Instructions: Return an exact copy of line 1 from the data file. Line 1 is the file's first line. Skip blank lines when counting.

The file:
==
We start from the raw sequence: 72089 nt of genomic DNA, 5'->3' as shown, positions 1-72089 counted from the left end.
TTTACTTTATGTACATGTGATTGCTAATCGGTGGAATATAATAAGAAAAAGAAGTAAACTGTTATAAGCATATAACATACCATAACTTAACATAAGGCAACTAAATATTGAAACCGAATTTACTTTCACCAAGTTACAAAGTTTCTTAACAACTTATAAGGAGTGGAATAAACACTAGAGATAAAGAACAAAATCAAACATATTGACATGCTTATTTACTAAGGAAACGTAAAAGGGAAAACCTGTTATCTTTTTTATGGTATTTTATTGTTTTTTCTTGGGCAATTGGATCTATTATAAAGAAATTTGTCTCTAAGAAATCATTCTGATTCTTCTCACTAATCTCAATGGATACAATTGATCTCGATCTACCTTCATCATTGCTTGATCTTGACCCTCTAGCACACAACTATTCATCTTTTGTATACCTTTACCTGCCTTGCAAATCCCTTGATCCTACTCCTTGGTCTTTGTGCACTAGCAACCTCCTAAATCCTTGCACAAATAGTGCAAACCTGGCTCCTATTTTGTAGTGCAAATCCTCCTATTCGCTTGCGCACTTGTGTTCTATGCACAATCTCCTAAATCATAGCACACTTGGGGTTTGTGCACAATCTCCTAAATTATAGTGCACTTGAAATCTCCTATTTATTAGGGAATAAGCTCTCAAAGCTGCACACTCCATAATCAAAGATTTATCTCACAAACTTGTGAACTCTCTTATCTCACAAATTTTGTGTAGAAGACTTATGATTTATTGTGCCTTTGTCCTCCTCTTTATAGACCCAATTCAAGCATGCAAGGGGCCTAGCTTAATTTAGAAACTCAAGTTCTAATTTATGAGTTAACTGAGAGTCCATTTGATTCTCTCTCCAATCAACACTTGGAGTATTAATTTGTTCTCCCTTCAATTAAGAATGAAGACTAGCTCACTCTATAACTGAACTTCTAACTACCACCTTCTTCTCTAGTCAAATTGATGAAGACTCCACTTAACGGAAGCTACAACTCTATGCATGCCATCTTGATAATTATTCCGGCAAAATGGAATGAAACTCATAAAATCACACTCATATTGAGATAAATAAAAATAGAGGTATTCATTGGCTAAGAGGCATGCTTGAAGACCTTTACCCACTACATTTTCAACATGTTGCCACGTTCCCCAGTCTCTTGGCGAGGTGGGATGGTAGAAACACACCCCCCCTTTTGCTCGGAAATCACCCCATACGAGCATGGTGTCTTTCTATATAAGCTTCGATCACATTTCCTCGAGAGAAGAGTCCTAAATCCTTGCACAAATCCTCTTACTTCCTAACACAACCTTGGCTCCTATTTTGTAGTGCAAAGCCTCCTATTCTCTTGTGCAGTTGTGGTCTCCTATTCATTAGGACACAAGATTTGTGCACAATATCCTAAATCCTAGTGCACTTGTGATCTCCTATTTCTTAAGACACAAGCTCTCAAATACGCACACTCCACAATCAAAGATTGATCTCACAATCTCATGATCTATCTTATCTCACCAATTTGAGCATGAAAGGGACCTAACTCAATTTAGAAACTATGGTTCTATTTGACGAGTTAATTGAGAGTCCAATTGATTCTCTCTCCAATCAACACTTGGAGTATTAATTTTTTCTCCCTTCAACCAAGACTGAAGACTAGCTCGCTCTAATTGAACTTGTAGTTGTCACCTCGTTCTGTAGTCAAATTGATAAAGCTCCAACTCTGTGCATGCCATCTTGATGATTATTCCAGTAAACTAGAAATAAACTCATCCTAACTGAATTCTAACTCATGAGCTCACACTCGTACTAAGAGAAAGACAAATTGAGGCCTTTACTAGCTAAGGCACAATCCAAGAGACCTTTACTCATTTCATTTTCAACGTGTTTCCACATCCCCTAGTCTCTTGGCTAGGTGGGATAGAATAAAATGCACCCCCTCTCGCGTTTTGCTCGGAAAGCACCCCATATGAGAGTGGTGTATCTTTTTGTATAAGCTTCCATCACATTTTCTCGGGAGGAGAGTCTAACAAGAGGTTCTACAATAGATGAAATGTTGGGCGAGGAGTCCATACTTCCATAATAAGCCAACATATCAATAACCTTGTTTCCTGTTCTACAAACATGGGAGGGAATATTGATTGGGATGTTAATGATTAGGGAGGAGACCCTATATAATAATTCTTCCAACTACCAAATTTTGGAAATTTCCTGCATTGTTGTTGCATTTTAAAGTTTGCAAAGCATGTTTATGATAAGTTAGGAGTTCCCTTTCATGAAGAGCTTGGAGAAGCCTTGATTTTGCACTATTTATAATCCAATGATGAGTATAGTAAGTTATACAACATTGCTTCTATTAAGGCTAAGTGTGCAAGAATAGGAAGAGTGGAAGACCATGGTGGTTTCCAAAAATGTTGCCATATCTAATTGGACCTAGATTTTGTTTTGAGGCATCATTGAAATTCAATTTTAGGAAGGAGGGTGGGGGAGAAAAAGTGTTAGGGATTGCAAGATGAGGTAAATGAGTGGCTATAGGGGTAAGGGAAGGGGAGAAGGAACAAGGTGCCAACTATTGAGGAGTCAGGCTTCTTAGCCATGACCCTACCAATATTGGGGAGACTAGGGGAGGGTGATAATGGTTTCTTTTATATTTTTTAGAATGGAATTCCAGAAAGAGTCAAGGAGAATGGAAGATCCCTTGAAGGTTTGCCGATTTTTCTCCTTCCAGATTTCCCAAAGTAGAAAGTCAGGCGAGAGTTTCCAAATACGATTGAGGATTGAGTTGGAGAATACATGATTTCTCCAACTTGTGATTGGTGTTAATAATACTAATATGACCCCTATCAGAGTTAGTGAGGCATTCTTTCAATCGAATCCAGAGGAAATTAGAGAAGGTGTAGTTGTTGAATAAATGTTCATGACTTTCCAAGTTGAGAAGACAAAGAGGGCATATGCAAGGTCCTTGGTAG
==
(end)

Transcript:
We start from the raw sequence: 72089 nt of genomic DNA, 5'->3' as shown, positions 1-72089 counted from the left end.